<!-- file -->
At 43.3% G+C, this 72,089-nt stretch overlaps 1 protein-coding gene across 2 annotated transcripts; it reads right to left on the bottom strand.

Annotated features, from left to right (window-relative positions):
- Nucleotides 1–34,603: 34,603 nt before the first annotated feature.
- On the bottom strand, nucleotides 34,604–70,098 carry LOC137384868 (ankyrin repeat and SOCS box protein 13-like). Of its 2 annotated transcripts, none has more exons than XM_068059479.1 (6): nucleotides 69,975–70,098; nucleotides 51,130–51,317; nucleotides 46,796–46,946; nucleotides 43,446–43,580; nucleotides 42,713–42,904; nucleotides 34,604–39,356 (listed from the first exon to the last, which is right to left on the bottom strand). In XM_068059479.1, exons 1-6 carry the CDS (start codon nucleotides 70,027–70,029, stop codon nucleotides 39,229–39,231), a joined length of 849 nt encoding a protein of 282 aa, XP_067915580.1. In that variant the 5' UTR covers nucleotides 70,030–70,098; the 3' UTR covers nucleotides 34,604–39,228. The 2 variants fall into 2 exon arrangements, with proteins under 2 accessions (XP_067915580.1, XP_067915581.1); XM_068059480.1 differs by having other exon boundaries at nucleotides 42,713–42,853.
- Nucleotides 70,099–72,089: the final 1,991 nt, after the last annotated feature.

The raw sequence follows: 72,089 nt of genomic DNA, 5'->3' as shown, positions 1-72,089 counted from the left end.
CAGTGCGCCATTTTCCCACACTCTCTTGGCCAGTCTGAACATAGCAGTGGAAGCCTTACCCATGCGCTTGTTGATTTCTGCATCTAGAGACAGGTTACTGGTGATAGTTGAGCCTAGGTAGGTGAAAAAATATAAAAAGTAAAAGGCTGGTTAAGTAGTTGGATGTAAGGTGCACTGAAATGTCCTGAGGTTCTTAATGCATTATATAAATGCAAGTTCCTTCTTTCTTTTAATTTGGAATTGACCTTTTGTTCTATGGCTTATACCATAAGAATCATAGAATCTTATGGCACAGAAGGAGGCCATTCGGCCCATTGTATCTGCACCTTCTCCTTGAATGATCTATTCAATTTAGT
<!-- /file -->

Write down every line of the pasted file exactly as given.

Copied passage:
At 43.3% G+C, this 72,089-nt stretch overlaps 1 protein-coding gene across 2 annotated transcripts; it reads right to left on the bottom strand.

Annotated features, from left to right (window-relative positions):
- Nucleotides 1–34,603: 34,603 nt before the first annotated feature.
- On the bottom strand, nucleotides 34,604–70,098 carry LOC137384868 (ankyrin repeat and SOCS box protein 13-like). Of its 2 annotated transcripts, none has more exons than XM_068059479.1 (6): nucleotides 69,975–70,098; nucleotides 51,130–51,317; nucleotides 46,796–46,946; nucleotides 43,446–43,580; nucleotides 42,713–42,904; nucleotides 34,604–39,356 (listed from the first exon to the last, which is right to left on the bottom strand). In XM_068059479.1, exons 1-6 carry the CDS (start codon nucleotides 70,027–70,029, stop codon nucleotides 39,229–39,231), a joined length of 849 nt encoding a protein of 282 aa, XP_067915580.1. In that variant the 5' UTR covers nucleotides 70,030–70,098; the 3' UTR covers nucleotides 34,604–39,228. The 2 variants fall into 2 exon arrangements, with proteins under 2 accessions (XP_067915580.1, XP_067915581.1); XM_068059480.1 differs by having other exon boundaries at nucleotides 42,713–42,853.
- Nucleotides 70,099–72,089: the final 1,991 nt, after the last annotated feature.

The raw sequence follows: 72,089 nt of genomic DNA, 5'->3' as shown, positions 1-72,089 counted from the left end.
CAGTGCGCCATTTTCCCACACTCTCTTGGCCAGTCTGAACATAGCAGTGGAAGCCTTACCCATGCGCTTGTTGATTTCTGCATCTAGAGACAGGTTACTGGTGATAGTTGAGCCTAGGTAGGTGAAAAAATATAAAAAGTAAAAGGCTGGTTAAGTAGTTGGATGTAAGGTGCACTGAAATGTCCTGAGGTTCTTAATGCATTATATAAATGCAAGTTCCTTCTTTCTTTTAATTTGGAATTGACCTTTTGTTCTATGGCTTATACCATAAGAATCATAGAATCTTATGGCACAGAAGGAGGCCATTCGGCCCATTGTATCTGCACCTTCTCCTTGAATGATCTATTCAATTTAGT